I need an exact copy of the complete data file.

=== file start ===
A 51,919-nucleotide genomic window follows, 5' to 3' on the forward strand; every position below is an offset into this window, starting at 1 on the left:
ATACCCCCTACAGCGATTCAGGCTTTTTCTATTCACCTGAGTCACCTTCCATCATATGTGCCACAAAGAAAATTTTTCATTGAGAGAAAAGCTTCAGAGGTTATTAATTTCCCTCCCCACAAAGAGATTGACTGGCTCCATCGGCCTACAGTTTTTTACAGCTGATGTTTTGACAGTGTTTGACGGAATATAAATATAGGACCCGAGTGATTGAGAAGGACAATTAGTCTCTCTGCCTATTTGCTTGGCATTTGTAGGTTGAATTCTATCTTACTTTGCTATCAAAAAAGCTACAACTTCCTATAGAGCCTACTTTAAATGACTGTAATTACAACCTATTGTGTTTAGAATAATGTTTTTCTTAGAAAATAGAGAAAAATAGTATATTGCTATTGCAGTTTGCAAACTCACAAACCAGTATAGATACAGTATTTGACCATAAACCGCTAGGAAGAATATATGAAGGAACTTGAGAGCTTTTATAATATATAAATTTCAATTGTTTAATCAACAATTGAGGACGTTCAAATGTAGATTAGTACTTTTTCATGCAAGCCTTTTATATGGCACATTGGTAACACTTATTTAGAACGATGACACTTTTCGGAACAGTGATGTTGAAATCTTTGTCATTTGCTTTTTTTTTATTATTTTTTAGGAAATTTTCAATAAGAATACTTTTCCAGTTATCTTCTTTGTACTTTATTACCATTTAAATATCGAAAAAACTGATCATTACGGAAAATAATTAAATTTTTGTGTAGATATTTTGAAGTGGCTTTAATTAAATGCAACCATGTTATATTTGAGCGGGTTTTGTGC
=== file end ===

A 51,919-nucleotide genomic window follows, 5' to 3' on the forward strand; every position below is an offset into this window, starting at 1 on the left:
ATACCCCCTACAGCGATTCAGGCTTTTTCTATTCACCTGAGTCACCTTCCATCATATGTGCCACAAAGAAAATTTTTCATTGAGAGAAAAGCTTCAGAGGTTATTAATTTCCCTCCCCACAAAGAGATTGACTGGCTCCATCGGCCTACAGTTTTTTACAGCTGATGTTTTGACAGTGTTTGACGGAATATAAATATAGGACCCGAGTGATTGAGAAGGACAATTAGTCTCTCTGCCTATTTGCTTGGCATTTGTAGGTTGAATTCTATCTTACTTTGCTATCAAAAAAGCTACAACTTCCTATAGAGCCTACTTTAAATGACTGTAATTACAACCTATTGTGTTTAGAATAATGTTTTTCTTAGAAAATAGAGAAAAATAGTATATTGCTATTGCAGTTTGCAAACTCACAAACCAGTATAGATACAGTATTTGACCATAAACCGCTAGGAAGAATATATGAAGGAACTTGAGAGCTTTTATAATATATAAATTTCAATTGTTTAATCAACAATTGAGGACGTTCAAATGTAGATTAGTACTTTTTCATGCAAGCCTTTTATATGGCACATTGGTAACACTTATTTAGAACGATGACACTTTTCGGAACAGTGATGTTGAAATCTTTGTCATTTGCTTTTTTTTTATTATTTTTTAGGAAATTTTCAATAAGAATACTTTTCCAGTTATCTTCTTTGTACTTTATTACCATTTAAATATCGAAAAAACTGATCATTACGGAAAATAATTAAATTTTTGTGTAGATATTTTGAAGTGGCTTTAATTAAATGCAACCATGTTATATTTGAGCGGGTTTTGTGC